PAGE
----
Are we accurately measuring physical activity in older adults?

Heesch, K., Van Uffelen, J. and Brown, W. (2009). Are we accurately measuring physical activity in older adults?. In: C. Finch, Journal of Science and Medicine in Sport (Supplement 2) Program and Abstracts - be active '09. 2009 Australia Conference of Science and Medicine in Sport, Seventh National Physical Activity Conference, Sixth National Sports Injury Prevention Conference, Be Active '09, Brisbane, (e78-e79). 14-17 October, 2009.


Author Heesch, K.
Van Uffelen, J.
Brown, W.
Title of paper Are we accurately measuring physical activity in older adults?
Formatted title
Conference name 2009 Australia Conference of Science and Medicine in Sport, Seventh National Physical Activity Conference, Sixth National Sports Injury Prevention Conference, Be Active '09
Conference location Brisbane
Conference dates 14-17 October, 2009
Proceedings title Journal of Science and Medicine in Sport (Supplement 2) Program and Abstracts - be active '09   Check publisher's open access policy
Place of Publication Australia
Publisher Elsevier Australia
Publication Year 2009
DOI 10.1016/j.jsams.2009.10.161
ISSN 1440-2440
Editor C. Finch
Volume 12
Issue Suppl. 2
Start page e78
End page e79
Total pages 1
Language eng
Formatted Abstract/Summary Introduction: Given the health benefits of physical activity (PA) for older adults and the ageing of the population, it is important to include older adults in PA surveillance. Most questionnaires used for PA surveillance are developed for the general adult population, and their appropriateness for older adults has not been evaluated. Our aim was to examine how older adults interpret and understand questions about their PA and the errors they make in responding to these, using qualitative cognitive interviewing techniques.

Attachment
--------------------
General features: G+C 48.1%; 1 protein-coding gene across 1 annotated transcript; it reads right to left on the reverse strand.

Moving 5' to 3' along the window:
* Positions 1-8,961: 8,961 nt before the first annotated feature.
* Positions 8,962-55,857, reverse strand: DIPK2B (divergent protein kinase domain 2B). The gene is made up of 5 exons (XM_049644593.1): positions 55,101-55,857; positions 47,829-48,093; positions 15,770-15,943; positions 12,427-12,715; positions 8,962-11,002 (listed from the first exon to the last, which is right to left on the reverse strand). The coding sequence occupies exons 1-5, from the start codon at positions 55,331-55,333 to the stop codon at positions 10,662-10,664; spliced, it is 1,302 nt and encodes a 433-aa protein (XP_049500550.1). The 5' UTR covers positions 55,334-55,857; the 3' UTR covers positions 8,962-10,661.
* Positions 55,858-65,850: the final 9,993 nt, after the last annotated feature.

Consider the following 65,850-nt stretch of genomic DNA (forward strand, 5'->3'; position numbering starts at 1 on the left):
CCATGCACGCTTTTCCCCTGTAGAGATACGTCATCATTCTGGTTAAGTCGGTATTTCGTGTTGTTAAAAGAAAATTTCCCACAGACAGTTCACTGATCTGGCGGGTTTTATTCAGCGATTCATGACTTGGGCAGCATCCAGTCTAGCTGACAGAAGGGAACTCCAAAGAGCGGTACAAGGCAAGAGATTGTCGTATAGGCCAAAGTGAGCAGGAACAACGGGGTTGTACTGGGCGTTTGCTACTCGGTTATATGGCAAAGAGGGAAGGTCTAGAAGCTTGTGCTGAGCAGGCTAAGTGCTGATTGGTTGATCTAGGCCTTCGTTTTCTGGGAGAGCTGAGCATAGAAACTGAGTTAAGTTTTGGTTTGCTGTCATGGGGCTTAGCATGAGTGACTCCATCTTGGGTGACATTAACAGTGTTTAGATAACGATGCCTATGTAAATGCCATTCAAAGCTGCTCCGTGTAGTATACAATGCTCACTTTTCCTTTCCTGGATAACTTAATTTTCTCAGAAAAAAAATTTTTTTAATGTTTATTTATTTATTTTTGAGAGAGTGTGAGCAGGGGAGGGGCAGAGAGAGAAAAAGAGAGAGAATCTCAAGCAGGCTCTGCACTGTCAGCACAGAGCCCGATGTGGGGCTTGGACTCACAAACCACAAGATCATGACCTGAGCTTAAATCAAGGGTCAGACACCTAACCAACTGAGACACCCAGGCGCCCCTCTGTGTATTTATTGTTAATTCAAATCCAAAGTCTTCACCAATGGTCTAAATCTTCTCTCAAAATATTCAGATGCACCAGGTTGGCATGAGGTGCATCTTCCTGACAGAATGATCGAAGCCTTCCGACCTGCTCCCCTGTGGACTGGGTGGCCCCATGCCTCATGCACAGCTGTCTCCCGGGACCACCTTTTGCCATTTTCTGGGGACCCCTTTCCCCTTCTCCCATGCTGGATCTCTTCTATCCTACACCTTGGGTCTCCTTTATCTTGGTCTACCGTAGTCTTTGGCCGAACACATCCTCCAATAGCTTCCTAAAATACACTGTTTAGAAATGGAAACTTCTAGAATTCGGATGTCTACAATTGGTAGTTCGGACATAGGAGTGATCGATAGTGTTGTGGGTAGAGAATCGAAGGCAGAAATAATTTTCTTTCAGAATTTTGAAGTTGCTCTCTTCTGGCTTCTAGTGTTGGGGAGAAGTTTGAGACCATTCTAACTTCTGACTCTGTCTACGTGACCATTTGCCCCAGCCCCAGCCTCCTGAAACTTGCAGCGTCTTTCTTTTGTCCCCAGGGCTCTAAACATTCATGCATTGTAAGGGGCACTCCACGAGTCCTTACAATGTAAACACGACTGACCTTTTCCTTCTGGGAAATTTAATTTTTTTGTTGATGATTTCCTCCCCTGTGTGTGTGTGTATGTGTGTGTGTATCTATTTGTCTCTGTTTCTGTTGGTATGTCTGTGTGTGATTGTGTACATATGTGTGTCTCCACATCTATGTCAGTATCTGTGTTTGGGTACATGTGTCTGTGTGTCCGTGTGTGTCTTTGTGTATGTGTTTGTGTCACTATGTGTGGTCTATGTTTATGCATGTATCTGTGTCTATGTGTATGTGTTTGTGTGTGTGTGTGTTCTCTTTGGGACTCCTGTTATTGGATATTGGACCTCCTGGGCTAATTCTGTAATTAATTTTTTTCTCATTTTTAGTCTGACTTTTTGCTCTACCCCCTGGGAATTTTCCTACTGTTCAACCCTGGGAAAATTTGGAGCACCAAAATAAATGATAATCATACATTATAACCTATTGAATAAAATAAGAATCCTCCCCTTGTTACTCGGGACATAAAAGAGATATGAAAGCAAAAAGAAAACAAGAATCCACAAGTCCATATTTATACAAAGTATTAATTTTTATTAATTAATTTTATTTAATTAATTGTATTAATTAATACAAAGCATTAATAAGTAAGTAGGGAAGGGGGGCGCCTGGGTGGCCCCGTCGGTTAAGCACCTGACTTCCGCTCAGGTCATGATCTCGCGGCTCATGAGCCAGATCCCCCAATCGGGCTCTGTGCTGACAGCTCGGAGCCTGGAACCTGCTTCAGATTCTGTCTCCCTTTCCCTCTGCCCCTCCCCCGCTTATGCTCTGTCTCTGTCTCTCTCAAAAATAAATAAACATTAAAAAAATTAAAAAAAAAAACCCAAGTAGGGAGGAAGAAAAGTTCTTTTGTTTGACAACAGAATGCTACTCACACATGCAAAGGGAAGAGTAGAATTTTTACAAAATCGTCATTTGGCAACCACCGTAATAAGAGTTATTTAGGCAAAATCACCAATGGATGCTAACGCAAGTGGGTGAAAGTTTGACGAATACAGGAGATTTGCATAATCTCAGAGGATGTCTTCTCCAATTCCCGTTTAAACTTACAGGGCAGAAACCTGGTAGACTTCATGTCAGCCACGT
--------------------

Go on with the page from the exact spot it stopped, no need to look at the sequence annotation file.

Methods
: Four PA surveillance questionnaires were examined: Active Australia questions (AAQ), Behaviour Risk Factor Surveillance System (BRFSS), International PA Questionnaire (IPAQ) and PA Scale for Elderly (PASE). Participants were 55 community-dwelling adults aged 65+ yrs. They completed the questionnaires in a face-to-face semi-structured interview, using the “concurrent think-aloud” method, in which they thought out loud when answering questions. Interviews were transcribed and coded in NVivo. Coding was performed by multiple researchers to ensure inter-rater reliability of the analysis. Data were coded according to the Four-Stage Model, into the categories of (1) comprehension (understanding the question as intended); (2) information retrieval (recalling the information from long-term memory); (3) judgment (determining how to formulate a response, such as by computations or estimation); and (4) response formulation (fitting the answer into pre-specified response formats and editing responses based on social desirability and self-presentation).

Results: 28 men and 27 women (mean age = 73, SD = 6, range 65–89) were interviewed. 45% did not have a university degree. Problems were found with all questionnaires. Problems included difficulty with the phrasing and terminology (e.g., misunderstanding of “moderate” and “vigorous” [all questionnaires]), making accurate estimations of the time spent in activities (e.g., calculating time spent sitting per day [IPAQ]), deciding which activities to include in responses (e.g., some included only activities listed as examples; others included activities beyond the examples [BRFSS]), reporting the same activity multiple times on one questionnaire (e.g., reporting walking behaviour in both walking and moderate activity questions [AAQ]), and the intensity of the activities given as examples did not match with participants’ perceptions of the intensity of these activities [vacuuming was not perceived as “heavy housework” [PASE].

Conclusions: The results indicate that the four commonly-used PA questionnaires are not working for older adults as intended by the questionnaire developers. The problems uncovered in this study can be used to improve the questionnaires for use in national and international PA surveillance of older adults.

Subjects EX
920205 Health Education and Promotion
1106 Human Movement and Sports Science
111712 Health Promotion
940103 Ageing and Older People
Q-Index Code EX

Document type: Conference Paper
Collection: School of Human Movement Studies Publications
 
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Created: Wed, 10 Mar 2010, 20:44:19 EST by Deborah Noon on behalf of Faculty Of Health Sciences